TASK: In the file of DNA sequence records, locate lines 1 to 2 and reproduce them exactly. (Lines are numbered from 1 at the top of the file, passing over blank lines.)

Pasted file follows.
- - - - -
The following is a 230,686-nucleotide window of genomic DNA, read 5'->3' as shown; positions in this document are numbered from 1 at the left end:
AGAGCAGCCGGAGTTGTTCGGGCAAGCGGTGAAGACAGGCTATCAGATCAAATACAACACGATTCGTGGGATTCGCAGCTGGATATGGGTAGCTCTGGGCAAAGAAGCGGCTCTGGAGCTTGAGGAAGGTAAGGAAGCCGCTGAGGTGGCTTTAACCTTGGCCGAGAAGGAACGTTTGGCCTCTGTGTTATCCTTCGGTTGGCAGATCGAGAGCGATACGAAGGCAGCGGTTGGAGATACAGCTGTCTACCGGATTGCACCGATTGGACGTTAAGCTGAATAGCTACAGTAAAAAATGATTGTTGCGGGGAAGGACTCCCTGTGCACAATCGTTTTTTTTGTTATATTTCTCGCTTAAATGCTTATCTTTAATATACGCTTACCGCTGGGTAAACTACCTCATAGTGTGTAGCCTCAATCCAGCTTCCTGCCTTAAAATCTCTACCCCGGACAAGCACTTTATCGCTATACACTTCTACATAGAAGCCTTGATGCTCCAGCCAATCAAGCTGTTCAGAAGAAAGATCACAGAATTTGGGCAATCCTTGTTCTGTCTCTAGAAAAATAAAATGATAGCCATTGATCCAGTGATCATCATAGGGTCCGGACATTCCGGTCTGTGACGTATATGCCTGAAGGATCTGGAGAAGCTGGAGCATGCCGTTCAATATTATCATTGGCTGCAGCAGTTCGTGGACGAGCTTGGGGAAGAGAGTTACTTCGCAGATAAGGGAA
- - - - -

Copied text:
The following is a 230,686-nucleotide window of genomic DNA, read 5'->3' as shown; positions in this document are numbered from 1 at the left end:
AGAGCAGCCGGAGTTGTTCGGGCAAGCGGTGAAGACAGGCTATCAGATCAAATACAACACGATTCGTGGGATTCGCAGCTGGATATGGGTAGCTCTGGGCAAAGAAGCGGCTCTGGAGCTTGAGGAAGGTAAGGAAGCCGCTGAGGTGGCTTTAACCTTGGCCGAGAAGGAACGTTTGGCCTCTGTGTTATCCTTCGGTTGGCAGATCGAGAGCGATACGAAGGCAGCGGTTGGAGATACAGCTGTCTACCGGATTGCACCGATTGGACGTTAAGCTGAATAGCTACAGTAAAAAATGATTGTTGCGGGGAAGGACTCCCTGTGCACAATCGTTTTTTTTGTTATATTTCTCGCTTAAATGCTTATCTTTAATATACGCTTACCGCTGGGTAAACTACCTCATAGTGTGTAGCCTCAATCCAGCTTCCTGCCTTAAAATCTCTACCCCGGACAAGCACTTTATCGCTATACACTTCTACATAGAAGCCTTGATGCTCCAGCCAATCAAGCTGTTCAGAAGAAAGATCACAGAATTTGGGCAATCCTTGTTCTGTCTCTAGAAAAATAAAATGATAGCCATTGATCCAGTGATCATCATAGGGTCCGGACATTCCGGTCTGTGACGTATATGCCTGAAGGATCTGGAGAAGCTGGAGCATGCCGTTCAATATTATCATTGGCTGCAGCAGTTCGTGGACGAGCTTGGGGAAGAGAGTTACTTCGCAGATAAGGGAA